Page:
In addition, these fictional sections present another form through which Scraton can explore the history of the Baltic coast. For all of its personal and fictional elements, Ghosts on the Shore remains – perhaps inevitably – overshadowed by the weight of this past, and the text is most powerful in its discussion of historical events, and of their legacy in today’s Germany. Visiting Prora, a vast but never-completed holiday camp built by the Nazis on the island of Rügen, Scraton notes that it represents ‘holidays as an imperialist project’, with ‘a fleet of cruise ships, including the Wilhelm Gustloff’; today, however, it has become ‘less a place haunted by its past than a place of property speculation, where there was some doubt as to whether any kind of historical link or memorial to what went before would be preserved.’ In contemporary Germany, questions of what should be memorialised, and how, are ever-present, and Ghosts on the Shore explores these issues alongside its discussion of historical events. While he acknowledges Germany’s laudable culture of memorialisation with regards to many key sites, Scraton is more interested in the shadowy regions of history and landscape that resist such state-sanctioned remembrance, either through an unwillingness to confront the past, or genuine perplexity regarding how to do so.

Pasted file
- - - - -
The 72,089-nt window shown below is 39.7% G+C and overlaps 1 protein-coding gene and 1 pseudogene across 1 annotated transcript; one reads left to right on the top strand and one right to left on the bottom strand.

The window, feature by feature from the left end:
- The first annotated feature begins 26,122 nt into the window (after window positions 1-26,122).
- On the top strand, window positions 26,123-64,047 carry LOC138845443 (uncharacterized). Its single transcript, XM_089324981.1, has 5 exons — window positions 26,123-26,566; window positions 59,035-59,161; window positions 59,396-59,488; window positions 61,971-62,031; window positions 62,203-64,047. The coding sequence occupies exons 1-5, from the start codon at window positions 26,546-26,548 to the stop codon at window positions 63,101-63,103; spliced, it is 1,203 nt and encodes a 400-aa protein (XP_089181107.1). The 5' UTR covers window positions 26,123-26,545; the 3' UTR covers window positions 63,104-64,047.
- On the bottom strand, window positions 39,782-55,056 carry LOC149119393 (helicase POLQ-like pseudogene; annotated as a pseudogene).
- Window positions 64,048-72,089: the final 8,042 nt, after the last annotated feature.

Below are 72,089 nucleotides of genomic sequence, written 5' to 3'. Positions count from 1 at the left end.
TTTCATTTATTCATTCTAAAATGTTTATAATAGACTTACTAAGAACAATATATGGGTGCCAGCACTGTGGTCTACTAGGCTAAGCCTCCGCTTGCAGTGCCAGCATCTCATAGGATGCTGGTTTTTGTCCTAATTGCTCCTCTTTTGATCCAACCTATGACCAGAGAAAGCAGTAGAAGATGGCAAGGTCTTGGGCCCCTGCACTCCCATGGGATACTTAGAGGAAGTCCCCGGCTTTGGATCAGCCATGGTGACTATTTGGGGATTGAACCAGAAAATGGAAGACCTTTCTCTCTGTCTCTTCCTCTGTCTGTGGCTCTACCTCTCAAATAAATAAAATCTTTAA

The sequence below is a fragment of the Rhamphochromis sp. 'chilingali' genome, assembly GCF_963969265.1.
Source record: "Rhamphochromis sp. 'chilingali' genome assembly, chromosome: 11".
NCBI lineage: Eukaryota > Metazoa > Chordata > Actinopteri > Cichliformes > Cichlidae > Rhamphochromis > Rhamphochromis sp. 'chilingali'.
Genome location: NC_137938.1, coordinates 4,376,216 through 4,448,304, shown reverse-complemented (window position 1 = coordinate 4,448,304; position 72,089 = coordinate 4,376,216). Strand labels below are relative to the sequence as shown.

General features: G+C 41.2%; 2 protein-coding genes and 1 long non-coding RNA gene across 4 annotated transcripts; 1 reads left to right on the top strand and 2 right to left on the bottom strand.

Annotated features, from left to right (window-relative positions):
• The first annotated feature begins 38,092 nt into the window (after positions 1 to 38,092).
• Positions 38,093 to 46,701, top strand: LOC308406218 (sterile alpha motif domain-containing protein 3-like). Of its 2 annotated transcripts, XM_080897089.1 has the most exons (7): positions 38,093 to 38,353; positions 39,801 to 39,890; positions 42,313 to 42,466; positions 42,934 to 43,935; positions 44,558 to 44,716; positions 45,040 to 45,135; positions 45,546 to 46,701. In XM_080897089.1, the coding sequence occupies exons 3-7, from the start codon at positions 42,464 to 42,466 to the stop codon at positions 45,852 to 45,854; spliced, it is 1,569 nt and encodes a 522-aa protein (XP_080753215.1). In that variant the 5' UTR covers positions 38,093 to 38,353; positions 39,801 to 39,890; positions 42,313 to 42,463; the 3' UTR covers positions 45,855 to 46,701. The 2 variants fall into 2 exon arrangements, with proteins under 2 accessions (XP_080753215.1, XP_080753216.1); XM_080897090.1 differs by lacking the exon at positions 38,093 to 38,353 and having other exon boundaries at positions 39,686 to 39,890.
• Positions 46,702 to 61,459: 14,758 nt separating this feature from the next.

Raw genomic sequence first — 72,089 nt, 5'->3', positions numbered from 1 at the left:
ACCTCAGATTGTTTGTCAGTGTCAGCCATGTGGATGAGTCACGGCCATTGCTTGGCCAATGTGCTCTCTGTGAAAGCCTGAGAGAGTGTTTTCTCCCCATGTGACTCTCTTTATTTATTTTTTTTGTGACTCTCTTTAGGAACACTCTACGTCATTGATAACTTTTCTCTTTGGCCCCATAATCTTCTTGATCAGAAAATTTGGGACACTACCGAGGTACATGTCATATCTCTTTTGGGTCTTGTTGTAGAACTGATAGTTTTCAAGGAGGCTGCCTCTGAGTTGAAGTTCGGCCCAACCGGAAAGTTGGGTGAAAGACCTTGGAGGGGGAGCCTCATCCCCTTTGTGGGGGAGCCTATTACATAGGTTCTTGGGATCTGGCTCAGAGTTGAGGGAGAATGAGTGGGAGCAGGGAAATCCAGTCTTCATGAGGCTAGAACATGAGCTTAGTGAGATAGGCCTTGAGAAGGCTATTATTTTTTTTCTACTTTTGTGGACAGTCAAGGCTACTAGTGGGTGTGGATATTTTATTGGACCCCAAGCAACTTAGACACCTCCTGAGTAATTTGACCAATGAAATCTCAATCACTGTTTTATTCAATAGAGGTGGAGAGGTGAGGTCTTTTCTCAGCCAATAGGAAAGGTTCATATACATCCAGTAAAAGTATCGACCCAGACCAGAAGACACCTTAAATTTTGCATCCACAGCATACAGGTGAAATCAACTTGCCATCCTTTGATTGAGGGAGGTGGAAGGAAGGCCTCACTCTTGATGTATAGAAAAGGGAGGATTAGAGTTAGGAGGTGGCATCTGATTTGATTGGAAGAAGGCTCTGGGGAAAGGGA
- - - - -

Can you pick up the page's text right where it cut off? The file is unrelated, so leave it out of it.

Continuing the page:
The reference to the Wilhelm Gustloff – a military ship sunk by a Soviet submarine in January 1945 while evacuating German civilians, with 9,400 deaths – brings us back to an earlier section of the book, in which Scraton discusses this catastrophe. The shipwreck provides one of the text’s most powerfully symbolic images: it still lies on the Baltic seabed, and constitutes a huge war grave; he imagines ‘the Atlantic sucking the waters back […] and the transformation of a featureless sea into a cracked and fractured landscape of sandbanks and crevices, of breathless fish and the thousands of skeletons, of ships and of people, resting on the damp sands.’ While much contemporary writing about place imagines the overshadowing presence of the dead in a figurative sense, this passage reminds us of the literal, material legacy of twentieth-century horror that remains embedded in these locations. In addition, the Wilhlem Gustloff provides a link to another key element of Ghosts on the Shore: its relation to the literary histories of the region. The ship occupies a central position in Gunter Grass’s 2002 novel Im Krebsgang (Crabwalk) – which also explores neo-Nazism in the former East Germany, another of Scraton’s subjects – and the examination of Grass is one of several literary biographies and histories that are connected to the history of the coastline (Thomas and Heinrich Mann are also key figures). In this way, Ghosts on the Shore gradually weaves a subtle but strong pattern of events, figures, texts and places that interconnect and thus provide a sense of foundation among the coast’s shifting sands and waters. Ultimately, Scraton’s clear distinction between fiction and non-fiction means that his text sits apart from much recent Sebald-inspired writing; questions of truth and narrative reliability do not weigh upon Ghosts on the Shore as they often do in other works that combine memoir, history and place writing. Yet Scraton still succeeds in forging an approach that explores the personal, the historical and the literary, engaging these elements in subtle and unexpected ways.